Using this Dashboard for our site, we are able to see the specific types of content driving our conversions, and we are also able to see how many pages of content are viewed, the Page Depth, before the goal completion happens:
page depth goal conversion content marketing
Before you can use the first content marketing widget, “best converters”, you’ll need to have a goal, which lets you measure how often visitors complete actions that meet your objectives. If you don’t have goals already, take a look at this post about how to set up a goal in Analytics.
You won’t be able to use the widget, however, if your goal is the completion page for an ecommerce transaction, as this is not measured from your content pages.

4. Content effectiveness: social media channels

Social sharing means success in a world what other people say about you is more important than what you say about yourself.
The “social sources” widget shows you where your social traffic is coming from by measuring sessions.
It combines the metric Pages/Session
Social media pages per session
While Facebook and LinkedIn refer far more visitors to our website, it is Instagram that generates the most pages per session.  If you get a lot of visits but not many pageviews from a social source, you might want to consider how you can better take advantage of the high referral volume coming your way.
The major social networks are captured here, including LinkedIn, Instagram, Twitter as well as Reddit and Google+ and StumbleUpon.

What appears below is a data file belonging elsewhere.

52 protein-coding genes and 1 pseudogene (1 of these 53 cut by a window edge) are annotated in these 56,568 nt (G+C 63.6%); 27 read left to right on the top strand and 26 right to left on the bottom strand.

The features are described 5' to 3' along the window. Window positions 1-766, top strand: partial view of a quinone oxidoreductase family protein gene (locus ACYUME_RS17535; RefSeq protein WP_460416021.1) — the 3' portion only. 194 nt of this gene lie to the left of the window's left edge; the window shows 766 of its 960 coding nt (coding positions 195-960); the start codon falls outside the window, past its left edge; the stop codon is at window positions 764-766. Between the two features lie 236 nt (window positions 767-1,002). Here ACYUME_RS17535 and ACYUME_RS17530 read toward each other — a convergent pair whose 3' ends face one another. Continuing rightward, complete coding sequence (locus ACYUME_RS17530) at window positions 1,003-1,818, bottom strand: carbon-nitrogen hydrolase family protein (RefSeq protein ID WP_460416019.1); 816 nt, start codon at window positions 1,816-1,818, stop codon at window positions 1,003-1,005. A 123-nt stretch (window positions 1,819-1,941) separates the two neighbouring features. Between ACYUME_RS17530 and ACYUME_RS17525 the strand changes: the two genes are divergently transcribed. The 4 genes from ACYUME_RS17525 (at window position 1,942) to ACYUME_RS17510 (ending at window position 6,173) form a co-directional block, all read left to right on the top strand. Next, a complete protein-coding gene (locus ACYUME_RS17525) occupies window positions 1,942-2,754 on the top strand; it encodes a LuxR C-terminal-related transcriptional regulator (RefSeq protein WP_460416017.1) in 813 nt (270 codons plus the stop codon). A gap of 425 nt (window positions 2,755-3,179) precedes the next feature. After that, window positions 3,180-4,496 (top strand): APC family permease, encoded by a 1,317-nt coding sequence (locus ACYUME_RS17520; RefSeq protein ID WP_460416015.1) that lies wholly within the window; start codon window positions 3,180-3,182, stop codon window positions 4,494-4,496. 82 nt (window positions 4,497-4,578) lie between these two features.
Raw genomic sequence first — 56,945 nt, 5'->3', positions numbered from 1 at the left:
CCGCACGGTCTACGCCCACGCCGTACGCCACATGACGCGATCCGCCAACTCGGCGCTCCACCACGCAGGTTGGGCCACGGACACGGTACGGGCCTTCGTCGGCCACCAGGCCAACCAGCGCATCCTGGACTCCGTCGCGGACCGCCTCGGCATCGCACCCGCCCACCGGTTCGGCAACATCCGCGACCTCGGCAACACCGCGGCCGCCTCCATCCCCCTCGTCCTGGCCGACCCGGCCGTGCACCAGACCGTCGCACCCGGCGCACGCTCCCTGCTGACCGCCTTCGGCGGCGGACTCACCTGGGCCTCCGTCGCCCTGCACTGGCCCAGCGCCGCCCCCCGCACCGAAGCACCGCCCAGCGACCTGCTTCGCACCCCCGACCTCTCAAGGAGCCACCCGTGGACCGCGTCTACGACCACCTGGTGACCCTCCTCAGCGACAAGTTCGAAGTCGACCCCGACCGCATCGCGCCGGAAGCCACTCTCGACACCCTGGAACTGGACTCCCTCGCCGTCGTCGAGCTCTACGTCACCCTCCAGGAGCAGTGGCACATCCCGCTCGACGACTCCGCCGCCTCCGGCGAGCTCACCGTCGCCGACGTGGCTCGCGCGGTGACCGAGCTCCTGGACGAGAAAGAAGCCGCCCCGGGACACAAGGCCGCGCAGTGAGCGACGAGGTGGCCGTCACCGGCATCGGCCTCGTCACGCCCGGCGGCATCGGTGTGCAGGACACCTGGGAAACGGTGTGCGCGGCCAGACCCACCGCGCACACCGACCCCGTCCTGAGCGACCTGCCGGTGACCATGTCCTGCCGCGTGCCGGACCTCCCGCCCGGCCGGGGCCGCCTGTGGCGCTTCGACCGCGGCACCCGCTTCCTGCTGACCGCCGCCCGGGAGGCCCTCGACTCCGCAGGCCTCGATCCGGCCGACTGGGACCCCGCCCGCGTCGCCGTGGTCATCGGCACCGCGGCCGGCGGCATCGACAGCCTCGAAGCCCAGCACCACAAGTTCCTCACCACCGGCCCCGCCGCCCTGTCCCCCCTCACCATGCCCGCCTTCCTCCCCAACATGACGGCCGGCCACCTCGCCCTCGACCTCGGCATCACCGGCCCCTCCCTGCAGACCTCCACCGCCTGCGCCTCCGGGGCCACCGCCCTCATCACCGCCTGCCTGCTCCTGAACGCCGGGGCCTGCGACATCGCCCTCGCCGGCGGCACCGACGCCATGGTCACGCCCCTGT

This is a useful performance measure, as it shows that visitors didn’t just passively leave the page open for an amount of time, or click though to other pages because they were bored, but appreciated your content enough to share it with their contacts.
Look good? Get your own copy of our  free Google Analytics Dashboard for you that will help you measure your content effectiveness

5. Who is your audience?

The audience-related widgets on the Google Analytics dashboard give you actionable information about your audience.
The “returning visitors” pie chart gives you an idea of what proportion of your visitors return because they like your brand, and who followed links or found well-optimised content in search engines.
“Visits by weekday” helps you understand when visitors are engaging with your content, so you can publish it or make social manoeuvres at influential times.
Lastly, “visitor location” shows you where in the world your visitors are. You can use this data to inform your content in all kinds of ways, such as:
• Language use
• Cultural concepts
• Competition inclusion areas
Now you know how to measure content effectiveness using real data, you can look at the best and worst performing pages to see what was done differently. Then you can let this inform your content marketing strategy, using what is effective and avoiding what isn’t.
Time to get measuring? Get your own copy of our  free Google Analytics Dashboard for you that will help you measure your content effectiveness.